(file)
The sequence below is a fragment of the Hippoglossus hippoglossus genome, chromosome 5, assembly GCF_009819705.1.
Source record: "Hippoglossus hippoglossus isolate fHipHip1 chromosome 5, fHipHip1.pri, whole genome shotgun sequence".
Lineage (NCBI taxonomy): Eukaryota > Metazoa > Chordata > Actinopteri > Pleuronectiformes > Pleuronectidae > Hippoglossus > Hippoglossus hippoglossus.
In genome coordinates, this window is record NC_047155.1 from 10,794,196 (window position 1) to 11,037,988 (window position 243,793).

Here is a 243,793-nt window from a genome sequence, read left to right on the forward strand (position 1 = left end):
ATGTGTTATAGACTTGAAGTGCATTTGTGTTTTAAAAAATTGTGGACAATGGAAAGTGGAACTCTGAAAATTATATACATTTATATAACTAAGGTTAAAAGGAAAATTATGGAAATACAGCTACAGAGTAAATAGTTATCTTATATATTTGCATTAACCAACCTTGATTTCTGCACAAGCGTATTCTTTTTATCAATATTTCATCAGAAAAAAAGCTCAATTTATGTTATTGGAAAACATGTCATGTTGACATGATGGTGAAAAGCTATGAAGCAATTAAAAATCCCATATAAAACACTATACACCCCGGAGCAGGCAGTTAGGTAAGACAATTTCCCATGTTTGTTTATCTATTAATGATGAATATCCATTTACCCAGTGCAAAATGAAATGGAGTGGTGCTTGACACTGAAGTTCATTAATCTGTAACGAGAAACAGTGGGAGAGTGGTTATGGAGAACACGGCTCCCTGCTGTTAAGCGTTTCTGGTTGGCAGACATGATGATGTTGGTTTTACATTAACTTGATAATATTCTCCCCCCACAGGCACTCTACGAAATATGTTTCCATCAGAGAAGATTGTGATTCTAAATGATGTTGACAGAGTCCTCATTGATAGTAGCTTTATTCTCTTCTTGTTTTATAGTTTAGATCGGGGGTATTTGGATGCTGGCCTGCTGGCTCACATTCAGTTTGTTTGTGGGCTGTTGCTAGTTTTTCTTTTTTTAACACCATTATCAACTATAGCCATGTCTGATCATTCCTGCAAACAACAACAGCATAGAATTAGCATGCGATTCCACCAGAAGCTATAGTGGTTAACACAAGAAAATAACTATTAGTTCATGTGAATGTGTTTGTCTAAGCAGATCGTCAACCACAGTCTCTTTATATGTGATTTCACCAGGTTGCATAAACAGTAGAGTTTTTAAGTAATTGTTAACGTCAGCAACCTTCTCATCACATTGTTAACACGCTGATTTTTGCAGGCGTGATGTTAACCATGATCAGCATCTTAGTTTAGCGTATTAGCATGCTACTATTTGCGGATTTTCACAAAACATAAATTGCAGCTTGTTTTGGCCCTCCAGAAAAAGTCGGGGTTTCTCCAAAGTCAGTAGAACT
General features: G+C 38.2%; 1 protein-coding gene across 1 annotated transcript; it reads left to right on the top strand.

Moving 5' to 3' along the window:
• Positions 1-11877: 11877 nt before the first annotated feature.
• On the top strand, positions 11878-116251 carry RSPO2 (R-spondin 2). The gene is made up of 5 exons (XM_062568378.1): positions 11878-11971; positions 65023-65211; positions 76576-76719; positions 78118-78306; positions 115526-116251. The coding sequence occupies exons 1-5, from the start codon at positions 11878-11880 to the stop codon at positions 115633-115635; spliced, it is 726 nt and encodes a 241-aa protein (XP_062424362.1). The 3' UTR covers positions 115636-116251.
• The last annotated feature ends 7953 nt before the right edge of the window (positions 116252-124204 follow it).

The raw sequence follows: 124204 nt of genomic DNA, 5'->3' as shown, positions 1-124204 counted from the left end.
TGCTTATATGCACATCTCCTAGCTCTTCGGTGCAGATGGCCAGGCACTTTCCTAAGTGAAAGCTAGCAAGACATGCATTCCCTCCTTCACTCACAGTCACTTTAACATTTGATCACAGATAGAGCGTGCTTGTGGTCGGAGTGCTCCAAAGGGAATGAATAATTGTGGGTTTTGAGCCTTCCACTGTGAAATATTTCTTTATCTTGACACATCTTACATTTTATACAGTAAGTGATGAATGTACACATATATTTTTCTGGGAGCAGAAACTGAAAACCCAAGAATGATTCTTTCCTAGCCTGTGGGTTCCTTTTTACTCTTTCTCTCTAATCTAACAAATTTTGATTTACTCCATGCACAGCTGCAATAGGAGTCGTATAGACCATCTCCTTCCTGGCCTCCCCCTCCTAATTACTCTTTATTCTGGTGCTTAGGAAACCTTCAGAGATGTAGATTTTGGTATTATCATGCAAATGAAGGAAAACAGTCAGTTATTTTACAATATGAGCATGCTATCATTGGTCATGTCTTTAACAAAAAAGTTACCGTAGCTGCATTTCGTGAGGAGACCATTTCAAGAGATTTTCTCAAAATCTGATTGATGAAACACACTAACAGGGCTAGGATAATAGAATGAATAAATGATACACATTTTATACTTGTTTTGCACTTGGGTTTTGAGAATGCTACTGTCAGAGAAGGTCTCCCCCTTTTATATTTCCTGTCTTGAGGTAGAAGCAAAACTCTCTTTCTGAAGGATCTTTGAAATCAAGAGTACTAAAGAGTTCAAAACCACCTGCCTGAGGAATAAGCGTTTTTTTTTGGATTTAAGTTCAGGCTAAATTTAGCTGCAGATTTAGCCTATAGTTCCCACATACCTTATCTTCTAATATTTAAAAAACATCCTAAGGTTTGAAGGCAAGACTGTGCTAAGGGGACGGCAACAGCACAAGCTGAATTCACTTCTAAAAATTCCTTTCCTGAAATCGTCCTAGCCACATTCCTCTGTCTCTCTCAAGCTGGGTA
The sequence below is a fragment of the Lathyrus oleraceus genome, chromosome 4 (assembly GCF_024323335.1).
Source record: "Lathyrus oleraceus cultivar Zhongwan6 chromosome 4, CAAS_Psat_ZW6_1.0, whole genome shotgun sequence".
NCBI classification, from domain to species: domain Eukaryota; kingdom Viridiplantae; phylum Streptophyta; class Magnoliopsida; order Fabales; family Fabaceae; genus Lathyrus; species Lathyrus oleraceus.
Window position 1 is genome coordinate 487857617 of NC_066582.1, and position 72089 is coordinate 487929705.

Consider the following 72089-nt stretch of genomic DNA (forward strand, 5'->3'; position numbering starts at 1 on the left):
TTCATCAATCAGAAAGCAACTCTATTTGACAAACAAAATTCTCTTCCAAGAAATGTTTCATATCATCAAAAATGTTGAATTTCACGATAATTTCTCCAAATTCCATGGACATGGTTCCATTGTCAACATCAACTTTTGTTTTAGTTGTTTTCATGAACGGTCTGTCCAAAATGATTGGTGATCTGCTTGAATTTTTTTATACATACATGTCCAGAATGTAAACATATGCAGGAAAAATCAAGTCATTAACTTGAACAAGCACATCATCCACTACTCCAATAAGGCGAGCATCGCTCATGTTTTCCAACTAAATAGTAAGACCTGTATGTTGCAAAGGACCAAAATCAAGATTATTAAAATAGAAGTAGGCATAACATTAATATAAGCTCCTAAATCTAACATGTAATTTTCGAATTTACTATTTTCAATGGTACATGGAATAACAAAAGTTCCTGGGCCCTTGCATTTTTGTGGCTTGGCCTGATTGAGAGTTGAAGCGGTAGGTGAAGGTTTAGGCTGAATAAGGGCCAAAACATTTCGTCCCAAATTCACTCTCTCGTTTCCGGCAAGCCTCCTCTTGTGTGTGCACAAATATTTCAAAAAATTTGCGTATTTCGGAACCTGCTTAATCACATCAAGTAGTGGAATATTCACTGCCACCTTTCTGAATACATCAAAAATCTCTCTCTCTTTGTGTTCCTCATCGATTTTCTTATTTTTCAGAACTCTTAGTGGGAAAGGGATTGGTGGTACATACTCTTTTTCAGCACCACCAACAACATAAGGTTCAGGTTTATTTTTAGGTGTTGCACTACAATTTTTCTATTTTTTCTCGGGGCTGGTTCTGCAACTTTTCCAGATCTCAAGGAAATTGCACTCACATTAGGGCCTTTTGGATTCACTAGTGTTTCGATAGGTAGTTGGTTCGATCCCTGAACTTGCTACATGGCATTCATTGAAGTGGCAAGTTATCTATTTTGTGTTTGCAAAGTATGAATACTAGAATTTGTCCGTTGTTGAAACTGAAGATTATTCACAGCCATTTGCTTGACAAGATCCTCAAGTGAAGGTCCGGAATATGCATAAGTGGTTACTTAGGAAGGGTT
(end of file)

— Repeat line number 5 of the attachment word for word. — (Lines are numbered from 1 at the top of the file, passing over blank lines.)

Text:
Here is a 243,793-nt window from a genome sequence, read left to right on the forward strand (position 1 = left end):